PCR was performed for βIII-tubulin (a general neuronal marker), early B-cell factor 2 (EBF-2) [an olfactory transcription factor and thus marker of olfactory/vomeronasal receptor neurons (Wang et al., 1997)], c-met, and HGF at 40 cycles on a thermocycler (30 s denaturation at 94°C, 30 s annealing at 55–65°C, and 2 min elongation at 72°C). PCR primer pairs were as follows: βIII-tubulin forward primer, 5′-GAGGACAGAGCCAAGTGGAC-3′; βIII-tubulin reverse primer, 5′-CAGGGCCAAGACAAGCAG-3′; EBF-2 forward primer, 5′-TGCAGTAGTT-GCTAACAGTGG-3′; EBF-2 reverse primer, 5′-TTTCCAATGCTAG-AAGCCTAAC-3′.
Cell isolation and PCR analysis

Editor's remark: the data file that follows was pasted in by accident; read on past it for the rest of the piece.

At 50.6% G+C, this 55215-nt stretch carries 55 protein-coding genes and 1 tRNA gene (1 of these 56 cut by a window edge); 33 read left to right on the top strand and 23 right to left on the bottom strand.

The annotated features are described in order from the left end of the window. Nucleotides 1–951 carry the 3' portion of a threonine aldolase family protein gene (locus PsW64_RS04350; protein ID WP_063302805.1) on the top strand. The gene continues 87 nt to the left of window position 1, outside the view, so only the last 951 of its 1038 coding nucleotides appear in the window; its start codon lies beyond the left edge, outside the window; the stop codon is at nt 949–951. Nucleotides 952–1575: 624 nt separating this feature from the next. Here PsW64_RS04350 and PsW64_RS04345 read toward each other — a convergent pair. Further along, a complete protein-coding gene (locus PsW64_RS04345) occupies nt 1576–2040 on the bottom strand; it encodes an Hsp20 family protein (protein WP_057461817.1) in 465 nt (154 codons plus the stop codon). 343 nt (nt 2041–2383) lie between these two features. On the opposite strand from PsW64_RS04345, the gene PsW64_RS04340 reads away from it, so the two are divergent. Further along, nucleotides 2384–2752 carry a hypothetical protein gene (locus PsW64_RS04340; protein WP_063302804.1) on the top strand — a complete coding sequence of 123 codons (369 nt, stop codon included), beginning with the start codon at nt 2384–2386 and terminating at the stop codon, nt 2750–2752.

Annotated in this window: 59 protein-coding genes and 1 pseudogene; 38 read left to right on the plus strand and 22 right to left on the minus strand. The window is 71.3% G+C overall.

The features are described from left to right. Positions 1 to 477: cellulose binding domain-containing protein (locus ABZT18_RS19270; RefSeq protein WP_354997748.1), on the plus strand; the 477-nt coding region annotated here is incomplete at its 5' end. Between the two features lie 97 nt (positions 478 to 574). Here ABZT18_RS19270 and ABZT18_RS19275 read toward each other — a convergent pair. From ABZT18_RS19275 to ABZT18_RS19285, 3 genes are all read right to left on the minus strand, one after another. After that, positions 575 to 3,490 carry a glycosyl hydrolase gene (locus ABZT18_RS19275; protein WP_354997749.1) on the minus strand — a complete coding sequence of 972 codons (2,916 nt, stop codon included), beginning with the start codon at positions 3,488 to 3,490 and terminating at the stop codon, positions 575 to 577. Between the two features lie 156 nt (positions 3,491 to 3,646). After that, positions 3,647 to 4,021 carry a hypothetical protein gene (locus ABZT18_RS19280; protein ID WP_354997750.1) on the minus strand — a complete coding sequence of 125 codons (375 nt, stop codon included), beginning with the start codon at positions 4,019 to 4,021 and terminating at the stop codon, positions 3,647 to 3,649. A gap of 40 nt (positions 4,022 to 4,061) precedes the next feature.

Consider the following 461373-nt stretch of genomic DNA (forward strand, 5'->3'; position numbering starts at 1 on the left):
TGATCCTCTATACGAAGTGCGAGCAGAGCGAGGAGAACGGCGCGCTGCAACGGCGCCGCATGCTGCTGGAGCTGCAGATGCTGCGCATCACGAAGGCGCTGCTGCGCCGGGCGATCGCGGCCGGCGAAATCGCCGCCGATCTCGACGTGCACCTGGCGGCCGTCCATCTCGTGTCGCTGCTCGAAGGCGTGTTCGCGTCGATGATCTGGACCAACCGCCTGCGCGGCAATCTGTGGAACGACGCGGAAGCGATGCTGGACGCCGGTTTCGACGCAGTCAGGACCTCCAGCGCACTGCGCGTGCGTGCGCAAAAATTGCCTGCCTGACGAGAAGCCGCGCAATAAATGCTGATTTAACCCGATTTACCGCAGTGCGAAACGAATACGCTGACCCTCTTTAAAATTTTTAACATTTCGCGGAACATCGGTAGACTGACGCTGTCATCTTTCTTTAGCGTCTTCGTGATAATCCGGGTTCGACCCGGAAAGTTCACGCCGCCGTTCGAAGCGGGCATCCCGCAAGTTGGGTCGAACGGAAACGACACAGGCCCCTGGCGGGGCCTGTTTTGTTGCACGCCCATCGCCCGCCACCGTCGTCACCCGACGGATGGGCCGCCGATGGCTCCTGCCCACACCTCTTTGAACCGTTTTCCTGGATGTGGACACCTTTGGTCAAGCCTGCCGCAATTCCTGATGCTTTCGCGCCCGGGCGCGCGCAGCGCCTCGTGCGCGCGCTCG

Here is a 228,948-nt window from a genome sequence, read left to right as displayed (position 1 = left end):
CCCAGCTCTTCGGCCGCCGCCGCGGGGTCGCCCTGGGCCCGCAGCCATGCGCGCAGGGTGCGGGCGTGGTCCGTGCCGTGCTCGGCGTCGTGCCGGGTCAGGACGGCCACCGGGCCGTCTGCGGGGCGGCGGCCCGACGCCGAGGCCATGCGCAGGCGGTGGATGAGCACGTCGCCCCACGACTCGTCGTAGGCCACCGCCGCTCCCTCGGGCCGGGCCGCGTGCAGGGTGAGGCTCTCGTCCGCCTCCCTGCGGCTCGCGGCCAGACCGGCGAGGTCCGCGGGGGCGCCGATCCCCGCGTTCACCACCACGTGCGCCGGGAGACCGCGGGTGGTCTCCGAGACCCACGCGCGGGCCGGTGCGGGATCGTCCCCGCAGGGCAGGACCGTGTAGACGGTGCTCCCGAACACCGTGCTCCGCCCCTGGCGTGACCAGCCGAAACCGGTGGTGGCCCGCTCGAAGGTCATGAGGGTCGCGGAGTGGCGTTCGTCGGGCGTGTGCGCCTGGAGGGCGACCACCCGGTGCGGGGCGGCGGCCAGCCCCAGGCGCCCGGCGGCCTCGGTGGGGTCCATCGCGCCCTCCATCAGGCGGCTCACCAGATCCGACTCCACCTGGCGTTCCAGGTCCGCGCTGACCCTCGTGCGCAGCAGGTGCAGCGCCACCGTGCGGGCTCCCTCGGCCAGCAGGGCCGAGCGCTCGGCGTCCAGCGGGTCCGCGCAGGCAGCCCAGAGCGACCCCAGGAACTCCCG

Nasal explants were washed twice with 1× PBS (without Mg+ or Ca2+) and placed in 2 ml of the same solution. GnRH-1-like neurons were identified by their bipolar morphology, association with outgrowing axons, and location within the explant (see Fig. 4 B). At two time points [4.5 and 28 d in vitro (div)], single GnRH-1 cells (n = 5 for each in vitro stage) were isolated from nasal explants using a micropipette (see Fig. 4 A–C) controlled by a micromanipulator (Narishige, Tokyo, Japan) connected to an inverted microscope (IX51; Olympus Optical, New Hyde Park, NY), cDNA was produced, and PCR amplification was performed as described previously (Kramer et al., 2000; Giacobini et al., 2004). Briefly, a single cell was lysed and reverse transcribed [AMV (avian myeloblastosis virus) and MMLV (Moloney murine leukemia virus)-reverse transcriptases; 37°C for 15 min; 65°C for 10 min] using an oligo-dT primer (50 OD/ml; pd(T)19–24). The cDNA was end labeled with terminal transferase (37°C for 15 min; 65°C for 10 min). Subsequent PCR amplification was performed using AL1 primers [ATT GGA TCC AGG CCG CTC TGG ACA AAA TAT GAA TTC (T)24] (Dulac and Axel, 1995) for 25 cycles in a DNA Thermal Cycler (94°C for 1 min, 42°C for 2 min, and 72°C for 6 min, with 10 s of extension time at each cycle; PerkinElmer, Wellesley, MA). After the first 25 cycles, fresh Taq was added, and 25 more cycles of PCR were performed minus the 10 s extensions. The resulting product was phenol-chloroform extracted and then ethanol precipitated, and an aliquot was run on a 1.5% agarose gel. Total brain RNA (1 μg) served as a positive control. All cDNA pools were initially screened for GnRH-1 (correct cell phenotype), β-tubulin, and L19 (two housekeeping genes, microtubule and ribosomal) using PCR. All cells used in this study were positive for all three transcripts. Primers sequences used were as follows: GnRH-1, 5′-GCTAGGCAGACAGAAACTTGC-3′ and 5′-GCATCTACATCTTCTTCTGCC-3′; β-tubulin, described above; and L19, 5′-CCTGAAGGTCAAAGGGAATGTGTTC-3′ and 5′-GGACAGAGTCTTGATGATCTCCTCC-3′. Each reaction mixture was generated as described above, and 2 μl of each primer and 1 μl of template cDNA were added. The PCR program was as follows: 10 min at 94°C prerun; 30 s at 94°C, 30 s at 55°C or 65°C (depending on primers), and 2 min at 72°C, for 35 cycles; and 10 min at 72°C postrun. The same PCR profile was used for subsequent screening with the following primers: tPA forward primer (5′-AAGTTTGCACTGGGGACAAG-3′), tPA reverse primer (5′-TCCCAAGAGTTGAGGAGTGTG-3′), uPA forward primer (5′-GTCTTCCATGTGATGCTCCA-3′), and uPA reverse primers (5′-ACCCAGTGAGGATTGGATGA-3′). Specific bands were observed in total E17.5 brain lanes, whereas no bands were seen in water lanes.